UPDATE:

We are now on revision 1.2 of the C12 pcb set.  Only the slightest of changes was implemented on the revision.  The board was lengthened by .060" to give slightly more length to the output capacitor slot.  The V-cap 250V 1uF OIMP type capacitor now fits without mods.  Since the kit-supplied Erse units have been working superbly in stock .56uF and 1uF options, I have not had a chance to test these super-expensive caps that are likely more snake-oil than actual "sonic gold" in our application.   There was discussion about extending the PCB length all the way down to the base of the mic to facilitate easier mounting of the AMI or Cinemag transformer, but recent tests of the clone against vintage original early type C12 leave the question open about whether the larger core early-style transformer may be a better performing setup overall.  Inquiries to Oliver at AMI about possible development of such a reproduction transformer have gone unanswered so far, but I can try Cinemag and other capable transformer specialists to see.  Anyways, the short story is I would like to leave enough space at the bottom of the mic for the larger core transformer should that ...

New products are in the pipeline:

1.  "prototyping" pcb set for the HT-11A microphone.  This board is similar to the C12 PCB set but has no traces except for the tube heater supply voltage.  Teflon standoffs in press-fit configuration at the top of the mic will allow for traditional turret-board style wiring of C12, ELA M251, or any number of other mic configurations desired.  For those who would like to experiment with a point-to-point type tube mic build, this is a clean platform to do so in the HT-11A body with minimal fabrication and fitting of parts.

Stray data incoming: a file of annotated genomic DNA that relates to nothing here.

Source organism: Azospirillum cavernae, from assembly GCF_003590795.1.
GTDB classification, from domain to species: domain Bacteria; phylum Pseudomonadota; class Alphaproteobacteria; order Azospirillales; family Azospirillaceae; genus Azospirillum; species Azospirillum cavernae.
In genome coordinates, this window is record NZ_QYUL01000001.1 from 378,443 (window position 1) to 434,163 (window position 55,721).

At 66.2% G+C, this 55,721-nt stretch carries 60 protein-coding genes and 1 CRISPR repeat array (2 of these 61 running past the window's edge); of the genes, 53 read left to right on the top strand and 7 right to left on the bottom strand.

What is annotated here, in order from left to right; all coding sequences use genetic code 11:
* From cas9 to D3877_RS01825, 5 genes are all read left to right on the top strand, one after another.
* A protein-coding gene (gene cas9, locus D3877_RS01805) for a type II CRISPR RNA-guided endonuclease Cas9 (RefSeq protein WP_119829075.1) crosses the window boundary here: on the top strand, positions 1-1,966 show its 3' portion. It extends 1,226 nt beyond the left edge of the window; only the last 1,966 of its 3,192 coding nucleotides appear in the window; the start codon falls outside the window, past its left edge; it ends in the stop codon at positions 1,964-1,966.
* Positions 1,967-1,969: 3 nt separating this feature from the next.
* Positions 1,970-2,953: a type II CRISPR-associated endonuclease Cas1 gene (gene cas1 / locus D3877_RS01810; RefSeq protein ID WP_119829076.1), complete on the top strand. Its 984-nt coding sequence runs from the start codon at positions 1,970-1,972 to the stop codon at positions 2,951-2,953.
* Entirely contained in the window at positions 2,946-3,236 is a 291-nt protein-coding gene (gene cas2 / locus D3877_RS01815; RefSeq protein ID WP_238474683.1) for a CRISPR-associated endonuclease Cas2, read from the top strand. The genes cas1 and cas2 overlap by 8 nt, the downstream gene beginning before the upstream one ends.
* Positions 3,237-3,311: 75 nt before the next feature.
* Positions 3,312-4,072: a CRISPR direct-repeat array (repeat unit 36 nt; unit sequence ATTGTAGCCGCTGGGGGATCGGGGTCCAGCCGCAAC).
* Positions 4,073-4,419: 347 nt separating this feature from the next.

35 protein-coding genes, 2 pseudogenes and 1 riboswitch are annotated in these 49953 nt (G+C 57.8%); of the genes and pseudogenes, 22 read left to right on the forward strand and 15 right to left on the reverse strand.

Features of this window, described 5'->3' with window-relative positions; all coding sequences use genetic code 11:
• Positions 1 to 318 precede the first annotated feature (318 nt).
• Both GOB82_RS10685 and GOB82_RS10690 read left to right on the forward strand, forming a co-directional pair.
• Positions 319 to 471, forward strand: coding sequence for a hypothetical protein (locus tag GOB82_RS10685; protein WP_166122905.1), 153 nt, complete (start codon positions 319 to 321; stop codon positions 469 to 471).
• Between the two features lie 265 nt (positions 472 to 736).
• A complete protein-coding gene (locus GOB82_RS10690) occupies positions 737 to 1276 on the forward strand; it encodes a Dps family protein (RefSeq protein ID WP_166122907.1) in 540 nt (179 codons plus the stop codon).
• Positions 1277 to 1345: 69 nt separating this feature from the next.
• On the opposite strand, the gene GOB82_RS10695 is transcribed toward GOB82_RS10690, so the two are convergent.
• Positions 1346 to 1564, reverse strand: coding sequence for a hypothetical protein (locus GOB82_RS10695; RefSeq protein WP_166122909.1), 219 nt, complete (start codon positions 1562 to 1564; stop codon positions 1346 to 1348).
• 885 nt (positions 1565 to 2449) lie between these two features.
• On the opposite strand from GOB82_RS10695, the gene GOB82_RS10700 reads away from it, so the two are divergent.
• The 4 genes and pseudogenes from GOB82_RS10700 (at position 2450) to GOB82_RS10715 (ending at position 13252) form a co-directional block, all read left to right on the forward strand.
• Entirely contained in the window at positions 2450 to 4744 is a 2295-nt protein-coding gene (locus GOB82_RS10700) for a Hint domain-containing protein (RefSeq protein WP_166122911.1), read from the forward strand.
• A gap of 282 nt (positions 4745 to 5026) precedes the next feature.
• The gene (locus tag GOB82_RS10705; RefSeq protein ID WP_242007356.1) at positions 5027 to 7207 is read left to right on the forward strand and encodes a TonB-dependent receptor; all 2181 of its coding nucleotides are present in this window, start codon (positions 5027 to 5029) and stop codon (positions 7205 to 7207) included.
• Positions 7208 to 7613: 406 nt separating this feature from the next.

I put Cinemag transformer inside of the transformer case that came with the microphone, and I feel that this option should be preserved for future iterations. Seems more eloquent than using ties, IMHO....

Also, regarding the new board, there is probably no reason to have traces for the heaters on the boards. Simply run twisted cables right up to the tube. Keeping the high current heater leads off the board makes sense, at least theoretically.

Finally, I'm glad to see that the teflon standoffs will be press fit. I modified the current boards to isolate the high impedence part of the circuit from the board, and the difference in sound is subtle, but real. The modifed mic seems to have slightly more body/bass. The mic now sounds more [insert your favorite audiophool superlative here].

Thanks again for your great work!


Another idea/request: could you make a version where this type of tube socket could be used?

http://angela.com/chinapremiumninepinceramictopmounttubesocket.aspx

and maybe one where a 7 pin socket could be used (for experimenting with 6AK5):

http://angela.com/sevenpintubesocketpremiumceramicsilver.aspx

Thanks for your consideration.

-Scott
« Last Edit: October 11, 2013, 08:38:29 AM by scott_humphrey »

chunger

New prototyping pcb is in stock and live on the webstore.  Note, the circuit will need to be wired point to point on this board.  Definitely not for beginners.

DIY photo documentaries consolidated here:  http://studio939.blogspot.com

New prototyping pcb is in stock and live on the webstore.  Note, the circuit will need to be wired point to point on this board.  Definitely not for beginners.

This looks good! A few questions:

1) Is the board the same length as the original board?
2) What is the diameter of the holes for the teflon standoffs?

Thanks!

Matador

New prototyping pcb is in stock and live on the webstore.  Note, the circuit will need to be wired point to point on this board.  Definitely not for beginners.

This looks good! A few questions:

1) Is the board the same length as the original board?
2) What is the diameter of the holes for the teflon standoffs?

Thanks!

It's about 60 mils longer than the original.  The teflon standoffs are designed for the Keystone 11308 teflon turret.

Winetree